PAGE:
Salakot Sizzle and Grill Restaurant

Salakot Sizzle and Grill Restaurant

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  1. I was going to remove this article, but I decided not to because maybe a miracle will still happen, but I was informed today (Dec. 14, 2012) that Salakot has gone out of business, I am very sorry to announce. This is a true shame, but maybe you can still enjoy the article, even if you can’t enjoy the food.



    We have become repeat customers of Salakot (what I call "Sack-a-lot", just to get a rise out of my Filipino wife) because, apparently, the owner, E.J. either mesmerized us the first time we went there, or he’s one of those Mangkukulans (a Philippines version of your standard witch) and cast a repeat-customer curse on us. Or maybe, just maybe, we keep going back because the food is excellent.

    I took my white trash family there to gauge their response to ethnic food to which they had little or no exposure. ("White trash" by LA standards means middleclass suburbanites with zero metrosexual tendencies who disdain political correctness and make fun of those who practice it at every opportunity; we are increasingly rare in Southern California.)  

    My Family

    My wife and I—and E.J.—all survived the night, which is a good sign, as my family doesn’t go anywhere without brass knuckles, leather saps and an array of throwing knives (after all, handguns are just so passé in Los Angeles), and they are not easy to please.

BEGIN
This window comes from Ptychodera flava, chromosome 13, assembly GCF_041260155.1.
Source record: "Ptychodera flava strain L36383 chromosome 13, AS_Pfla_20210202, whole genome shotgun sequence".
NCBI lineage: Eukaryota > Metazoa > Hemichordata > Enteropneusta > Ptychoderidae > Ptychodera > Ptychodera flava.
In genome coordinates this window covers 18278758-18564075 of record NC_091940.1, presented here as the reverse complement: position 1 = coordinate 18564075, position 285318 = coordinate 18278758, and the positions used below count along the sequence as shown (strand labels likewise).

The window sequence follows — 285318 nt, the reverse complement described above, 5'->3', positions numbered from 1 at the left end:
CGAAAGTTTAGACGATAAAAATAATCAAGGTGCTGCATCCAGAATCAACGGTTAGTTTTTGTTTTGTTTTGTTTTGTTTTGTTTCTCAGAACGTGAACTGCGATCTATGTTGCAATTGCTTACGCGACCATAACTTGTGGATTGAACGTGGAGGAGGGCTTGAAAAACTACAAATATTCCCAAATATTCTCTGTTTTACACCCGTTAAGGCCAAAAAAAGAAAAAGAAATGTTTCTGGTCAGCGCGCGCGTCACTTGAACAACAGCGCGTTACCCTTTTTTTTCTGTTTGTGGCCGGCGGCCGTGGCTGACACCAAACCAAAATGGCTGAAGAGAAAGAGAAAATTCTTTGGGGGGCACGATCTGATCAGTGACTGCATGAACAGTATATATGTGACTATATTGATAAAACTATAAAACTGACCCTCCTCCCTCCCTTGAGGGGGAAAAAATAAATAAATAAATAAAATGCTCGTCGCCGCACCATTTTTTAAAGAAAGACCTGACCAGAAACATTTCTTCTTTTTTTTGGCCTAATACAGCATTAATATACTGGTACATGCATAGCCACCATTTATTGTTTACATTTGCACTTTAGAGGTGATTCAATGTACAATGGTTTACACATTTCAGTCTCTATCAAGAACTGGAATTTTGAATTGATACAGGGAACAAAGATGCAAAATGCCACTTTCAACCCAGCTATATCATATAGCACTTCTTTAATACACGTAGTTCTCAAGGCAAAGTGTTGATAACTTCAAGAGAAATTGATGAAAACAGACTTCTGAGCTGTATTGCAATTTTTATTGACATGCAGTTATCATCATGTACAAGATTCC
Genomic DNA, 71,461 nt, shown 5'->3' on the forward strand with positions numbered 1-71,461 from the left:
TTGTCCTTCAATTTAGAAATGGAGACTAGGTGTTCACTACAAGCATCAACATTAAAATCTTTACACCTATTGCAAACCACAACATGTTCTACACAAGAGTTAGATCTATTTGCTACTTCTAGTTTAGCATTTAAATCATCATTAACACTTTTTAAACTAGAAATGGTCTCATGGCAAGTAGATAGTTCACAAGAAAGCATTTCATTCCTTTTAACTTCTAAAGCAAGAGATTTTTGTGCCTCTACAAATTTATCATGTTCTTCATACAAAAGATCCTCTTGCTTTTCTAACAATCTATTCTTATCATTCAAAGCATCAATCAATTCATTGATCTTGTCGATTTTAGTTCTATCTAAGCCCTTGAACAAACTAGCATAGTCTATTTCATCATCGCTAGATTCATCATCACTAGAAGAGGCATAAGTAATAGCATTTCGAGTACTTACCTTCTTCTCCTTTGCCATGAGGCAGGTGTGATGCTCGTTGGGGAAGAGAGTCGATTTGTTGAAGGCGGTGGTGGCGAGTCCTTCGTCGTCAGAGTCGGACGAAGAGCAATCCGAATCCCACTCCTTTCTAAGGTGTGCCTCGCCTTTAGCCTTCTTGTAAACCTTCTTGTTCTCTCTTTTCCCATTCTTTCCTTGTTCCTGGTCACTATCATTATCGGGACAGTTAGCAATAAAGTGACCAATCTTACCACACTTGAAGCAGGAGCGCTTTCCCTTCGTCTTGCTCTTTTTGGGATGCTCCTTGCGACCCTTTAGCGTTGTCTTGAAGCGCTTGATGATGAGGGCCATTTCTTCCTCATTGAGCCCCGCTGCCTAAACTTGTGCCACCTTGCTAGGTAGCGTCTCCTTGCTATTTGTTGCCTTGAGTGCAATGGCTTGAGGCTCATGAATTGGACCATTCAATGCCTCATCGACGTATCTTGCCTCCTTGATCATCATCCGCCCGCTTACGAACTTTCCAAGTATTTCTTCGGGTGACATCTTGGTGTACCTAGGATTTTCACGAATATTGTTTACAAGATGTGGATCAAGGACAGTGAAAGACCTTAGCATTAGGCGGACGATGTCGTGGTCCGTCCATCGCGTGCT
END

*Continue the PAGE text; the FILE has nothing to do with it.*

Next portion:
We started with the pork sinigang, which was nearly as good as my wife’s, which is high praise indeed. Naturally, we had the standard mound of delicious garlic fried rice and—as always—I ordered the liempo (marinated and grilled pork belly) because I just don’t think I can go on living without a regular infusion of Salakot’s brand of pork fat. My wife ordered the bulalo, after some nagging from me, because as a fan of all things fatty I adore beef bone marrow. I was alarmed to discover that the entrée included only one marrowbone, so while I did have a taste of it, I could not have the satisfaction of biting into a nice big squishy piece of marrow. The meat in the dish was overcooked to my tastes (I have discovered that most Filipinos prefer their beef just this side of burnt, as where I like it still wriggling), but the seasoning was fantastic.


     I cannot go into Salakot without ordering their sisig, a variation on the classic Filipino dish. Thank God it is a variation, because the thought of eating authentic sisig frankly makes me nauseous, as the main ingredient is a barbecued pig’s head. No, they don’t serve the head; after the head is cooked, they remove the cheeks, the ears, the snout, scoop out the brain, mix it all with other diced internal organs and serve it in a steaming heap with diced onions and bell peppers. That’s what they do in the Philippines. Salakot uses marinated and grilled pork belly meat instead (a different recipe than that of liempo), making the dish not only palatable, but delicious.

    The last entrée we ordered was the boneless bangus (which made me giggle a little, as I thought it was pronounced "bang-us"; once my wife corrected me, pronouncing it "ba-ngoos," the name lost all its humor; if she wanted to avoid my smartass remarks and giggles, she should have just referred to it as milkfish, which is what it was). We got it fried, and it was absolutely delectable. The nice thing was that I could wolf it down in my customary manner, as it had no bones.

    After a feast this size, along with beverages, I expected a hefty bill, but it came to only about $100. For the size and quality of the feast we enjoyed, we all found this eminently reasonable, and all six of us walked away verging on stuffed.

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